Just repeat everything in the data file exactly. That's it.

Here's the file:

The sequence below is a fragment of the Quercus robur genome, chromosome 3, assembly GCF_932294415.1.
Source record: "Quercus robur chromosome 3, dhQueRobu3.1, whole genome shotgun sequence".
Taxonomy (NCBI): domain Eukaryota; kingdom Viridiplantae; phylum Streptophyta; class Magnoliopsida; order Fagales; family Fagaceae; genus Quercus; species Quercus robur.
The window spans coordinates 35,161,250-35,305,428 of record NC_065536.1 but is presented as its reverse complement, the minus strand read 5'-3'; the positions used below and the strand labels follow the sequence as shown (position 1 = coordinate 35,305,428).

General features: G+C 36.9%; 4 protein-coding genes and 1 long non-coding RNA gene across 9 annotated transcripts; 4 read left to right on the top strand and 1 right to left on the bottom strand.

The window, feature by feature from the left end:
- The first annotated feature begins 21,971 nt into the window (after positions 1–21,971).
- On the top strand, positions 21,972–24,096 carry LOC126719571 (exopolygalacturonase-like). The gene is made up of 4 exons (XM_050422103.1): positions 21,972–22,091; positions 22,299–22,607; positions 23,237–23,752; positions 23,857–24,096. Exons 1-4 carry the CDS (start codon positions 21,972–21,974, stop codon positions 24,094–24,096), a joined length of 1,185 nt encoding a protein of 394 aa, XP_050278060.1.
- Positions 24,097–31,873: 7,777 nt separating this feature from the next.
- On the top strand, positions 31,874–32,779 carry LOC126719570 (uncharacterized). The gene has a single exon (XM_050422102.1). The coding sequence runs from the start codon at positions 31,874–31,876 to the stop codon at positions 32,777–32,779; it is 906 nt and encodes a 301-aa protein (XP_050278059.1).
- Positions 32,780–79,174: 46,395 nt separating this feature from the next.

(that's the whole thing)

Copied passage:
The sequence below is a fragment of the Quercus robur genome, chromosome 3, assembly GCF_932294415.1.
Source record: "Quercus robur chromosome 3, dhQueRobu3.1, whole genome shotgun sequence".
Taxonomy (NCBI): domain Eukaryota; kingdom Viridiplantae; phylum Streptophyta; class Magnoliopsida; order Fagales; family Fagaceae; genus Quercus; species Quercus robur.
The window spans coordinates 35,161,250-35,305,428 of record NC_065536.1 but is presented as its reverse complement, the minus strand read 5'-3'; the positions used below and the strand labels follow the sequence as shown (position 1 = coordinate 35,305,428).

General features: G+C 36.9%; 4 protein-coding genes and 1 long non-coding RNA gene across 9 annotated transcripts; 4 read left to right on the top strand and 1 right to left on the bottom strand.

The window, feature by feature from the left end:
- The first annotated feature begins 21,971 nt into the window (after positions 1–21,971).
- On the top strand, positions 21,972–24,096 carry LOC126719571 (exopolygalacturonase-like). The gene is made up of 4 exons (XM_050422103.1): positions 21,972–22,091; positions 22,299–22,607; positions 23,237–23,752; positions 23,857–24,096. Exons 1-4 carry the CDS (start codon positions 21,972–21,974, stop codon positions 24,094–24,096), a joined length of 1,185 nt encoding a protein of 394 aa, XP_050278060.1.
- Positions 24,097–31,873: 7,777 nt separating this feature from the next.
- On the top strand, positions 31,874–32,779 carry LOC126719570 (uncharacterized). The gene has a single exon (XM_050422102.1). The coding sequence runs from the start codon at positions 31,874–31,876 to the stop codon at positions 32,777–32,779; it is 906 nt and encodes a 301-aa protein (XP_050278059.1).
- Positions 32,780–79,174: 46,395 nt separating this feature from the next.